Prescription Stimulants: The New Drug of Choice Among Young Adults?

Conversation With A TherapistAlcohol, marijuana, prescription painkillers like OxyContin, and new synthetic drugs available almost everywhere – young adults today have a plethora of substances to choose from if they want to get high. However, when it comes to substance abuse, many young people are choosing none of the above. According to a survey released by the Partnership for Drug-Free Kids, the use of prescription stimulants like Adderall is not only common but considered normal among young adults.

But Adderall abuse and abuse of other similar prescription stimulants is unlike the use and abuse of any other drug by people in this age group. Rather than using these substances recreationally, young adults are taking stimulant medications in order to assist them in accomplishing their goals at work, at school, and in the community.

According to the survey:

  • About 20 percent of college students say that they have used prescription stimulant drugs without a prescription at least once in their lives.
  • Comparatively, only 15 percent of non-students reported abusing prescription stimulants.
  • Older undergraduate students and grad students were more likely to abuse these medications than college freshmen were.
  • About 60 percent of the 18-25 year olds who reported lifetime use of prescription stimulants said they abused Adderall. Twenty percent said they abused Ritalin, and 14 percent said they abused Vyvanse.

A Different Kind of Drug Abuse


The stereotypical drug abuser under the age of 25 is experimenting with alcohol and marijuana, synthetic drugs, or street drugs in an attempt to get high. If they abuse prescription drugs, it’s usually painkillers like Percocet or oxycodone. They may or may not be doing well in school or holding down a job. Most are focused on their social scene and give little thought to the future or possible repercussions of their drug use and abuse.

Not so with the young adults abusing prescription stimulants. These young people are often driven and focused, trying to manage heavy course loads or 60- to 80-hour workweeks in the professional world. To the objective viewer, it may be difficult to guess that abuse of any drug is a problem – until addiction begins to take hold.

Trying to Keep Up
Stimulant Addiction

Why are college students – even high school students, in some cases – and those new to the workforce abusing a prescription drug? There is a great deal of pressure placed upon young people today. There is heavy competition to get into college and to land even the most entry-level jobs. Having a college degree is no longer enough to be competitive to get into one’s field of choice. Many feel that they have to go above and beyond, secure double degrees and/or internships, do volunteer work, and be the best at everything they do in order to even be considered for a position.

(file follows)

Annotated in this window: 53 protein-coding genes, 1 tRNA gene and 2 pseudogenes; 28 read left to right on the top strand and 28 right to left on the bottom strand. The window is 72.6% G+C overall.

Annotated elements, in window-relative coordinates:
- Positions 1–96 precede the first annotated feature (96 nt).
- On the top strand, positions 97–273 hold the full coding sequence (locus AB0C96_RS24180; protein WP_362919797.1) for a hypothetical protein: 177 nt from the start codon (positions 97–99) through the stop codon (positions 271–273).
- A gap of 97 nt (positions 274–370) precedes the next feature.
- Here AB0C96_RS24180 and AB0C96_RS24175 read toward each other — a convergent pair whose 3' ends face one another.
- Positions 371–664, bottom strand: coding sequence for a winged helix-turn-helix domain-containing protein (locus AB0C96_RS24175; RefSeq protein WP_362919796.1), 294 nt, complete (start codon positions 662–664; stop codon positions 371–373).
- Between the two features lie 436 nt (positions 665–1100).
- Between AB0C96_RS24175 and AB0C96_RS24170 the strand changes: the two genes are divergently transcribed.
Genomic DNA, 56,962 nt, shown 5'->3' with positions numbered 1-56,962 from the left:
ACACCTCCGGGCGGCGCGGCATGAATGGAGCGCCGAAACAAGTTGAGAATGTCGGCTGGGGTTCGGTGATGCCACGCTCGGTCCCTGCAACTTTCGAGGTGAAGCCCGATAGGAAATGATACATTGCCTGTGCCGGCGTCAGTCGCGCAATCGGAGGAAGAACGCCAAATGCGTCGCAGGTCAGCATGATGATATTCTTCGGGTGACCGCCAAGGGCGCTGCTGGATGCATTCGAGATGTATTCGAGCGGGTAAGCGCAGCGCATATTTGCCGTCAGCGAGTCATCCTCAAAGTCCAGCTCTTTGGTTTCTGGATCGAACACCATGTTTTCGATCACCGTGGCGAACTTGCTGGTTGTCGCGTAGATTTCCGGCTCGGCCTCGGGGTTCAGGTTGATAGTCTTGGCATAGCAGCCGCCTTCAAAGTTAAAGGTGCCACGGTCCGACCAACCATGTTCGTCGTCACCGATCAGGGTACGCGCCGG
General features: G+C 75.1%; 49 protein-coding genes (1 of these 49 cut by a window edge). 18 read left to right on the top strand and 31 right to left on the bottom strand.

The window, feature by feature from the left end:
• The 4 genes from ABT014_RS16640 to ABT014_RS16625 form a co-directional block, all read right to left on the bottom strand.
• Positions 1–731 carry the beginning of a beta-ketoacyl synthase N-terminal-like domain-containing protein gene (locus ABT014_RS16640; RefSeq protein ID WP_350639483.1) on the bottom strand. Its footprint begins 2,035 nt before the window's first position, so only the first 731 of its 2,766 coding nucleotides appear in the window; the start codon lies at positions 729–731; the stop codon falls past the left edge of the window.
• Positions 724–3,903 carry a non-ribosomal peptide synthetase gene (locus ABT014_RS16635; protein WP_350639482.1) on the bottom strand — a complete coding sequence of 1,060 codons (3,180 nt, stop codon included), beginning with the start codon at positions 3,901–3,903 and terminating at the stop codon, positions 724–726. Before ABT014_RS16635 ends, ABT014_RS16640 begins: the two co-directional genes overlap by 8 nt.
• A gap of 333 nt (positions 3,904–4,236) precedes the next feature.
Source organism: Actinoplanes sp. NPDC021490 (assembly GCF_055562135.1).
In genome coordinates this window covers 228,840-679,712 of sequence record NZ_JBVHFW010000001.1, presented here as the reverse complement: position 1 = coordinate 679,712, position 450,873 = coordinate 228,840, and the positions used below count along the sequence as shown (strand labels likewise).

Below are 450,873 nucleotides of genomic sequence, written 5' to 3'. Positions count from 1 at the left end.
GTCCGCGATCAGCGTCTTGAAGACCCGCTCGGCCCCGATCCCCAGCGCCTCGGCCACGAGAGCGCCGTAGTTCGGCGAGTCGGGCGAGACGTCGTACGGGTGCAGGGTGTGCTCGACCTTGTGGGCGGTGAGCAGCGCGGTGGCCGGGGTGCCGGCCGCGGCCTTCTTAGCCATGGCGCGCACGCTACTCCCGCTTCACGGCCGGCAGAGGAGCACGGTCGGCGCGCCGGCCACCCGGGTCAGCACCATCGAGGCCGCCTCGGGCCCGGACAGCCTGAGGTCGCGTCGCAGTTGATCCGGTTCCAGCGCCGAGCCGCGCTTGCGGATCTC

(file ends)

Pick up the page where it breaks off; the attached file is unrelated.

They’re not necessarily wrong. But it’s often more than any one person can handle without assistance. Many use Adderall and other stimulant drugs in order to overcome the need for sleep, to better focus and make good use of their time, and to accomplish all that they need to do as efficiently as possible – and still have a social life on the side.

Unfortunately, the use of drugs even for this seemingly honest and noble purpose can backfire. Once they start out at a high level of performance, it becomes expected, driving many young people to continue taking the drugs. Many start out using it once in a while during high school and then more often during college. When they finally get the job they’re striving for, they feel that they have to take it all the time in order to stay on top and get noticed for the next promotion.

Too often, regular or binge use of the drug can lead to a dependence upon the pills. Many feel incapable of managing their responsibilities without using it. Others begin to prioritize use of the drug over their original purpose for taking it. Mental health and personality changes begin to take place (e.g., erratic behavior, delusional thinking, and paranoia), and users are no longer able to manage the responsibilities that they have committed themselves to.